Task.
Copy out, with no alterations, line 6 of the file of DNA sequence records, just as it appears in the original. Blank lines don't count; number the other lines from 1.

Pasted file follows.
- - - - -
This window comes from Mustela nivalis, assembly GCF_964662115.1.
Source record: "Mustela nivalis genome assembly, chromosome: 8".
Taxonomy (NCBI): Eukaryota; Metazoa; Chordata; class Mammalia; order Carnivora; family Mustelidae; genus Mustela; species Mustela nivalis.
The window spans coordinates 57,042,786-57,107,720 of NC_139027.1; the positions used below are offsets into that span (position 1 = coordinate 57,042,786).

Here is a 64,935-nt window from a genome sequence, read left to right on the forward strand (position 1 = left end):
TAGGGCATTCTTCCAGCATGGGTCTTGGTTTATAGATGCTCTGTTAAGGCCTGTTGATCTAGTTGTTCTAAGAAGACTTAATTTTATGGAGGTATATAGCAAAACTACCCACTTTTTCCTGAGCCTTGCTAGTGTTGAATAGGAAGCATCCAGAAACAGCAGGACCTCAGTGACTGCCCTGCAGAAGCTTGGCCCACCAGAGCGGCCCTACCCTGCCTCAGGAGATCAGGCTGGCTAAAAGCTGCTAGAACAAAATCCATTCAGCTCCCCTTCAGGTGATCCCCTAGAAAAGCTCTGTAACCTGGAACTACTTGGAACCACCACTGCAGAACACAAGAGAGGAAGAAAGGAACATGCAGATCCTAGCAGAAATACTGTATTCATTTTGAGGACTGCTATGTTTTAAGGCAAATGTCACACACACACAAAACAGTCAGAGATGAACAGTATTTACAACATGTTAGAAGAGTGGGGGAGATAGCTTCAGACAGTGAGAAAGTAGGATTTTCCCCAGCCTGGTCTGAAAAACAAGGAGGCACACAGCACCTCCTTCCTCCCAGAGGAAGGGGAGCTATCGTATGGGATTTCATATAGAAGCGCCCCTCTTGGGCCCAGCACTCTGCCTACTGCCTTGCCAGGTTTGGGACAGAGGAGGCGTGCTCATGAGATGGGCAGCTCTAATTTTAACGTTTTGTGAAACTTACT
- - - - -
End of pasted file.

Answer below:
TAGGGCATTCTTCCAGCATGGGTCTTGGTTTATAGATGCTCTGTTAAGGCCTGTTGATCTAGTTGTTCTAAGAAGACTTAATTTTATGGAGGTATATAGCAAAACTACCCACTTTTTCCTGAGCCTTGCTAGTGTTGAATAGGAAGCATCCAGAAACAGCAGGACCTCAGTGACTGCCCTGCAGAAGCTTGGCCCACCAGAGCGGCCCTACCCTGCCTCAGGAGATCAGGCTGGCTAAAAGCTGCTAGAACAAAATCCATTCAGCTCCCCTTCAGGTGATCCCCTAGAAAAGCTCTGTAACCTGGAACTACTTGGAACCACCACTGCAGAACACAAGAGAGGAAGAAAGGAACATGCAGATCCTAGCAGAAATACTGTATTCATTTTGAGGACTGCTATGTTTTAAGGCAAATGTCACACACACACAAAACAGTCAGAGATGAACAGTATTTACAACATGTTAGAAGAGTGGGGGAGATAGCTTCAGACAGTGAGAAAGTAGGATTTTCCCCAGCCTGGTCTGAAAAACAAGGAGGCACACAGCACCTCCTTCCTCCCAGAGGAAGGGGAGCTATCGTATGGGATTTCATATAGAAGCGCCCCTCTTGGGCCCAGCACTCTGCCTACTGCCTTGCCAGGTTTGGGACAGAGGAGGCGTGCTCATGAGATGGGCAGCTCTAATTTTAACGTTTTGTGAAACTTACT